For the most part, you can legally drive in any other state as long as your home state license remains valid. Once your driver’s license has been suspended in your home state, that information is available to all law enforcement agencies across the country. If you are convicted of a DUI offense in West Virginia, that information will be shared with your home state and you can expect a license revocation which affects your ability to drive anywhere. However, if you are not convicted of a DUI in a West Virginia court, but rather face only a suspension of your privilege to drive here, that does not affect your ability to drive in the other 49 states. One notable exception to this rule is for the Commonwealth of Virginia, which will suspend your VA license based on either a court conviction OR a notice of administrative suspension of your driving privilege. Currently, VA is the only state that will suspend based on either outcome. All other states still suspend only when notice is provided that a court conviction for DUI has occurred. One other point to keep in mind is if your privilege to drive in West Virginia is still in effect when your home state license comes up for periodic renewal, you will most likely not be able to renew your home state license with an open West Virginia revocation. For this reason, you must satisfy the West Virginia reinstatement requirements after being suspended for a DUI, even if you live in another state.

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Will I go to jail if I am convicted of a DUI?

For a first-time DUI offender, there is no mandatory jail time if your BAC is under 0.15%., although the court is still permitted to impose a jail sentence. If you are convicted of a 1st offense DUI with a BAC of 0.15% or greater, known as Aggravated DUI, there is a mandatory minimum of 48 hours jail time, plus fines and court costs. See our page on DUI criminal penalties DUI DMV penalties regarding the various DUI offenses and their punishments.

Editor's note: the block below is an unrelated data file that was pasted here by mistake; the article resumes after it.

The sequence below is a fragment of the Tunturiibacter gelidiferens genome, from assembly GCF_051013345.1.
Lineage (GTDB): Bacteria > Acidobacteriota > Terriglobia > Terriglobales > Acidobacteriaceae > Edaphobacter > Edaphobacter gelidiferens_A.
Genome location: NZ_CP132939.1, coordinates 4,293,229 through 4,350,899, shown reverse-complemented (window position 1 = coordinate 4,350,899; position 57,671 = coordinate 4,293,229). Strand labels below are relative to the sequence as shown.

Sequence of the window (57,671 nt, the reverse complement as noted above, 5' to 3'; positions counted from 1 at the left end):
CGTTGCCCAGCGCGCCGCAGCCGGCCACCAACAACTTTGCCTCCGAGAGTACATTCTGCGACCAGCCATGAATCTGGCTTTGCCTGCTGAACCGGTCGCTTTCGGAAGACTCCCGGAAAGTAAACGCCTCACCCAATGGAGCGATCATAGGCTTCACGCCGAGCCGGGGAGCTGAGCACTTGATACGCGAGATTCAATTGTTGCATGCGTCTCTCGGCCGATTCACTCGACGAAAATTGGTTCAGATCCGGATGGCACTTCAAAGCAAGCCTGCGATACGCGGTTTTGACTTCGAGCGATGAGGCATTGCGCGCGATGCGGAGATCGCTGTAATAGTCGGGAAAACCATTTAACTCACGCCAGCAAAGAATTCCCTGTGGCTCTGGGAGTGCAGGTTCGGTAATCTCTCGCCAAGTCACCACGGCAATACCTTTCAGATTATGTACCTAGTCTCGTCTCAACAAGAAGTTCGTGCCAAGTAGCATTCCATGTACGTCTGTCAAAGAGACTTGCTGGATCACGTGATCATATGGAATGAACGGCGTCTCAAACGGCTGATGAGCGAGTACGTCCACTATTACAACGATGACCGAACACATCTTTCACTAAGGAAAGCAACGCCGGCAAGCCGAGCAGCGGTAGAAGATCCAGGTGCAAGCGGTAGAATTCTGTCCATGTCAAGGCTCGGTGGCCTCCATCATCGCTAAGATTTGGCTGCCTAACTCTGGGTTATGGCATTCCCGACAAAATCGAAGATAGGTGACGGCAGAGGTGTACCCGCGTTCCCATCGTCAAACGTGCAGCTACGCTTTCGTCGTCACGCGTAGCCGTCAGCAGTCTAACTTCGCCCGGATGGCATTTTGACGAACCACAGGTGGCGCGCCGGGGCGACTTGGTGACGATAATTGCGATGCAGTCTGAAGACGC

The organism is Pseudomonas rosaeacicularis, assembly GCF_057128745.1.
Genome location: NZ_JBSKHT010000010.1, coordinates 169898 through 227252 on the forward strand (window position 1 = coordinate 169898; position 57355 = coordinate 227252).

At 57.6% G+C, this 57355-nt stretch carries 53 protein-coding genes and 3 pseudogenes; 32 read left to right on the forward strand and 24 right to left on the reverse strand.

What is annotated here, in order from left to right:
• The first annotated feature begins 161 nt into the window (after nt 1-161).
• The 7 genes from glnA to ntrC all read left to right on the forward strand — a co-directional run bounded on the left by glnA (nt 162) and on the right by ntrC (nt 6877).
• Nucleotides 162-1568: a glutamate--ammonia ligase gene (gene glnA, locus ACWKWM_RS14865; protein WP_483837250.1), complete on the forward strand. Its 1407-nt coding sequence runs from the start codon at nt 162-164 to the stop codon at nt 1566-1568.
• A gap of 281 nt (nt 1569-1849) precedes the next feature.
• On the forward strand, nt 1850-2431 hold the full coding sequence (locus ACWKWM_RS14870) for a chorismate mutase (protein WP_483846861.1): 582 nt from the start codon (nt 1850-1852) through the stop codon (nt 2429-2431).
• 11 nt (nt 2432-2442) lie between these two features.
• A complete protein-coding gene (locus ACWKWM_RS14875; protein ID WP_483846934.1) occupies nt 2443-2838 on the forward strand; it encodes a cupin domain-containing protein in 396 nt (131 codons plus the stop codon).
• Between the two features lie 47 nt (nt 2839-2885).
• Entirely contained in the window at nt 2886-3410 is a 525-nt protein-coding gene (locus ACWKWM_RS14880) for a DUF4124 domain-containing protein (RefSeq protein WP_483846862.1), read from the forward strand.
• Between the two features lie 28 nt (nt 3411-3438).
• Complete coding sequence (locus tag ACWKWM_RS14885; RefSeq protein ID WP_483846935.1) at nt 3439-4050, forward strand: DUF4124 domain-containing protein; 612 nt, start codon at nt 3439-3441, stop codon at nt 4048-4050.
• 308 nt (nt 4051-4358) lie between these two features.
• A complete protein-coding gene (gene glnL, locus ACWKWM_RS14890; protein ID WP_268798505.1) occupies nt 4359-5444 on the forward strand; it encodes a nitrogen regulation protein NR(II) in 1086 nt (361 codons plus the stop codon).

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Can I still own firearms after a DUI conviction?

Generally, yes, you can still own a firearm despite a DUI conviction. The exception to this is if your DUI conviction was a felony offense, such as a DUI with a death or a third DUI offense. Federal law prohibits a convicted felon from owning firearms.

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If I am convicted of a DUI, how does that affect my "record?"

A DUI is a criminal offense and it will be a permanent part of your criminal history. The details of your arrest and conviction along with your fingerprints and physical characteristics are entered into a national database for law enforcement and courts to use. It is possible, however, to expunge or erase from your criminal record a DUI conviction under certain conditions and circumstances. You need to contact a DUI attorney to see if your conviction is eligible for expungement as this opportunity exists in only a very limited set of circumstances and only if you act promptly after being arrested for a 1st Offense DUI with a BAC of less than 0.15%. A DUI conviction is also a part of your driving record. The West Virginia DMV maintains a record of any criminal convictions related to the operation of a motor vehicle along with any license suspensions. In West Virginia, a DUI conviction is relevant for 10 years for criminal and license suspension purposes, meaning that a DUI that occurred 10 years ago or longer cannot be used to enhance a criminal charge or license suspension. Your driver’s record contents are only available for public viewing over a rolling five year period. In other words, the contents of your record can be viewed by those with a right to access the records for a period of five years back from the current calendar date. A DUI conviction or suspension that occurred five years and one day ago is not visible to the public, but remains visible to law enforcement and the courts. Employers, insurance companies, or other similar entities can only see what has happened in the immediately preceding five years.